This small Shoulder Plane, modeled after a traditional wood-filled English Shoulder Plane, is intended for delicate work and very thin shavings. Built with a fine set mouth, it is particularly useful as a trimming tool, to fit shoulders, rabbets, and dadoes. Takes a maximum shaving of .005".
The Lie-Nielsen Bronze Shoulder Plane is based on a traditional wood-filled English shoulder plane, such as the Spiers or Norris. These were made in a number of sizes, the 1/2" being rather smaller than usual, but very handy. This plane is particularly useful as a trimming tool, to fit shoulders, rabbets and dadoes. Therefore, these planes typically had very fine mouths. Ours is made to take a maximum shaving of .005". Each tool is tested before leaving the shop. If this mouth opening is too small for your work, lightly file a 45° bevel on the corner of the bronze casting immediately ahead of the blade bevel, allowing a larger chip to clear, until the shaving size suits. Geometry: The blade sits in the body at 15°; it comes with at 25° flat ground bevel, making the included cutting angle 40°.
The blade comes ready to use. Slight additional honing will increase performance. A secondary bevel of up to 5 degrees helps achieve a razor edge quickly. This also improves edge life in hardwoods. For more information on advanced sharpening we suggest David Charlesworth’s DVD Hand Tool Techniques Part 1: Plane Sharpening.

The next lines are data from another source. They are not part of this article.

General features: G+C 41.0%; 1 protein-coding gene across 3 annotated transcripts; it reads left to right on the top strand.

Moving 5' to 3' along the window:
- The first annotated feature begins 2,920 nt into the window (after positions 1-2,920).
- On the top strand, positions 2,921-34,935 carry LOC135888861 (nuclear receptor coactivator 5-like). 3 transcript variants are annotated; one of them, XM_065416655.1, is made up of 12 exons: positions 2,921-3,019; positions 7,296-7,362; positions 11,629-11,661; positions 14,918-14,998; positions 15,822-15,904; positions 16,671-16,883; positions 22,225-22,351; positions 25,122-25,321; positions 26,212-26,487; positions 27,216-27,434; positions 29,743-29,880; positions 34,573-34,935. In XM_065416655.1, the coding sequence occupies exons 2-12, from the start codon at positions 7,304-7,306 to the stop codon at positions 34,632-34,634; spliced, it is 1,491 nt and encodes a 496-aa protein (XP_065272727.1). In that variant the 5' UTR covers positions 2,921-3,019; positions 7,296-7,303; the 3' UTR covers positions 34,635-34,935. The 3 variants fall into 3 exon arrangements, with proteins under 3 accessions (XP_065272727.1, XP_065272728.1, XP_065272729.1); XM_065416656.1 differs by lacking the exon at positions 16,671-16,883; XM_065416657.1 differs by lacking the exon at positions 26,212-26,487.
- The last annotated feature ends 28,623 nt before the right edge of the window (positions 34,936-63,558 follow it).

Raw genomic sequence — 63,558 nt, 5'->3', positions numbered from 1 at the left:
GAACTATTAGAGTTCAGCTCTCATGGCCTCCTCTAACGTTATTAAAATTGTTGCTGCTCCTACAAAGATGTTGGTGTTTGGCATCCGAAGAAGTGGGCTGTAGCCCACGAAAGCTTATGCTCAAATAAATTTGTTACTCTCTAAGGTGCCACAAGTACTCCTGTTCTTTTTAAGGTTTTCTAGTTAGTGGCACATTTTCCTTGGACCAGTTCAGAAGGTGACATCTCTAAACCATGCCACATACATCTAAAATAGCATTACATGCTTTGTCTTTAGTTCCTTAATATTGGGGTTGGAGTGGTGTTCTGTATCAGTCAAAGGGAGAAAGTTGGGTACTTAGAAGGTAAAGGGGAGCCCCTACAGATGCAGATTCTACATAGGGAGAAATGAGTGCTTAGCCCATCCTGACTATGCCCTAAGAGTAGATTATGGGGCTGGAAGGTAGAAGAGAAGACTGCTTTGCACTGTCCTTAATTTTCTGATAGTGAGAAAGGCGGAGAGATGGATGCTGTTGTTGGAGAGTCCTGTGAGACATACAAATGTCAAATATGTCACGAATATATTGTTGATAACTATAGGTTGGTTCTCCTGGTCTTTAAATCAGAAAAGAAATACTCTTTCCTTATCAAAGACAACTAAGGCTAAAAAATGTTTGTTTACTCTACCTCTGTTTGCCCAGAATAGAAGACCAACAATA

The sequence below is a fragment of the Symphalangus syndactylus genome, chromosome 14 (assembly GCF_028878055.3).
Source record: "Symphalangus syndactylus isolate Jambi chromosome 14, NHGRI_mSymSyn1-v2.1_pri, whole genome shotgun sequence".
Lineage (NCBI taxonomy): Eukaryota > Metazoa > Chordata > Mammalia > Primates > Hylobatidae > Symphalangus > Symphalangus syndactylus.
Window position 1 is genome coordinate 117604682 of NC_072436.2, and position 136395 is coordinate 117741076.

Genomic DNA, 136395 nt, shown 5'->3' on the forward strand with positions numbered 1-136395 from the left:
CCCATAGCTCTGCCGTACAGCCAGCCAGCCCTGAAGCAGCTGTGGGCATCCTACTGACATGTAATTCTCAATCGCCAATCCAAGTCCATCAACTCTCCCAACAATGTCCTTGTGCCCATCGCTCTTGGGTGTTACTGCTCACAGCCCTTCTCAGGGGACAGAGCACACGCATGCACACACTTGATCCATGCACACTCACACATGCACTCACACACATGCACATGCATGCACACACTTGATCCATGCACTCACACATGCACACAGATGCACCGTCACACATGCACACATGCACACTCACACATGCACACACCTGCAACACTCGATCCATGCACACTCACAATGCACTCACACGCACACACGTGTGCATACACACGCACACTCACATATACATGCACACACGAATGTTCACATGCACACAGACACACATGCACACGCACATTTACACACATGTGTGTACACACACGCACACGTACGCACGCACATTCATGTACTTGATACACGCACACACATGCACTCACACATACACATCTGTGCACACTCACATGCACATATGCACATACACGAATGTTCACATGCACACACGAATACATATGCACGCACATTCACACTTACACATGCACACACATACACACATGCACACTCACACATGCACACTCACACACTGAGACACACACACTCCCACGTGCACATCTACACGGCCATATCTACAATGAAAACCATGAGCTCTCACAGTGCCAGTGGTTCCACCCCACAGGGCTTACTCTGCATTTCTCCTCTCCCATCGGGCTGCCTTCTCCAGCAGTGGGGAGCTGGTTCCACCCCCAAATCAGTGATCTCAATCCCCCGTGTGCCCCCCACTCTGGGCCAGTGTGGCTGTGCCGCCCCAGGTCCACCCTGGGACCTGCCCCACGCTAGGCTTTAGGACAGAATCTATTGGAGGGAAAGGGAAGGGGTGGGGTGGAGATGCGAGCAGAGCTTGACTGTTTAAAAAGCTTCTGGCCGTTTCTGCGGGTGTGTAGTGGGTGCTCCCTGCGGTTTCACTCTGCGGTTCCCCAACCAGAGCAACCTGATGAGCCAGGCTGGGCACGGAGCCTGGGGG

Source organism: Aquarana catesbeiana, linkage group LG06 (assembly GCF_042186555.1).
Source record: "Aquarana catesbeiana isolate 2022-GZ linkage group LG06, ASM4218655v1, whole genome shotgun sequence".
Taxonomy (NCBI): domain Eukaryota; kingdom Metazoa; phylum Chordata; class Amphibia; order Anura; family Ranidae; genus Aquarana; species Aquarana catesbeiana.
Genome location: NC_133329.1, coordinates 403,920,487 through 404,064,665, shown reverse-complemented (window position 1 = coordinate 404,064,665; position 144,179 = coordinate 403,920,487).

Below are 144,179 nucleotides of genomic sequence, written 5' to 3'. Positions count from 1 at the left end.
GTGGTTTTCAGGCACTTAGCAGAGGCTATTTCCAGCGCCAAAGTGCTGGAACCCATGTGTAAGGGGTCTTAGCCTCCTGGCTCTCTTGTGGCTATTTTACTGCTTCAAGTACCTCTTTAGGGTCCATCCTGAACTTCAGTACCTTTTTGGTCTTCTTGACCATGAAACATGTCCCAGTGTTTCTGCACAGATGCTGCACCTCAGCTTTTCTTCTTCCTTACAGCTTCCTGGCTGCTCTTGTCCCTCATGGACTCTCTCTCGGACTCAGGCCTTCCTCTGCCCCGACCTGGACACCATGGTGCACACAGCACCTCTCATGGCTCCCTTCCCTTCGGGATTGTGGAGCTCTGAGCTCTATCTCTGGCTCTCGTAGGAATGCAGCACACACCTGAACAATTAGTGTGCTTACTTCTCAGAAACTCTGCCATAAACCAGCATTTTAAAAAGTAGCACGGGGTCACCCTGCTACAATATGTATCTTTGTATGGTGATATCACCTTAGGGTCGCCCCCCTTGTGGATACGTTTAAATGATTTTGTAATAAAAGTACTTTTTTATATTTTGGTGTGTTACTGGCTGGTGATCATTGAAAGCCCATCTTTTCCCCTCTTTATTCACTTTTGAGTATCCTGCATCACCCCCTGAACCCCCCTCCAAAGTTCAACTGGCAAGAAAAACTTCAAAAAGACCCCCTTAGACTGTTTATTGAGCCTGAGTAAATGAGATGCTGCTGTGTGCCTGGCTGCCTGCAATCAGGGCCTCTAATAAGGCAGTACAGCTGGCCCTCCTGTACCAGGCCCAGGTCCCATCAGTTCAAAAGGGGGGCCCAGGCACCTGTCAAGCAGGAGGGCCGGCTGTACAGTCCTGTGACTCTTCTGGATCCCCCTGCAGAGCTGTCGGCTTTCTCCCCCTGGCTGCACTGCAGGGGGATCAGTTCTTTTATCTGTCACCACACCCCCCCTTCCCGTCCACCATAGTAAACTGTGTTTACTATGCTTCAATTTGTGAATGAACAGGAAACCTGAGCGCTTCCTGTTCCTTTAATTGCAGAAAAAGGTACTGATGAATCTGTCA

Tapping the heel of the plane with a wooden mallet or a block of wood will usually loosen the wedge. Set the blade depth and tap the wedge home snugly — but not too tight. The wedge has a tendency to drive the blade a little deeper. With practice, you will soon be able to set the blade quickly and accurately.
We use Manganese Bronze for the bodies. These castings are fully stress-relieved, a process that removes inherent stresses and ensures that the tool will remain flat and true. The body is filled with Cocobolo.
The blade is A-2 Tool Steel hardened to Rockwell 60-62, cryogenically treated and double tempered. Our heat treating technique ensures that the blade will take and hold a very fine edge for a long time. After heat treating, the blade is fully surface ground on the top, back, and cutting edge, giving a smooth, flat surface that will take a mirror finish very quickly.
The sole is lapped to .0015". Occasional hand lapping with fine wet/dry sandpaper (320 grit or higher) on a flat surface like a glass plate will help remove dings and keep it true. Occasionally wax the wood parts — but not the bottom of the blade wedge. If you wish, polish the bronze parts with any good brass polish, or enjoy the patina that develops with age and use. Oil the blade to prevent rust. We recommend Camellia or Jojoba Oil - vegetable oil based products. They are non-toxic, odor-free and easy to use.
Materials and workmanship are guaranteed for the life of your tool. Call for repairs or replacement parts. We are available for advice if you ever have a problem using your tool.
Bronze and brass alloys contain lead, a chemical known to the State of California to cause cancer and birth defects or other reproductive harm. Wash hands after handling.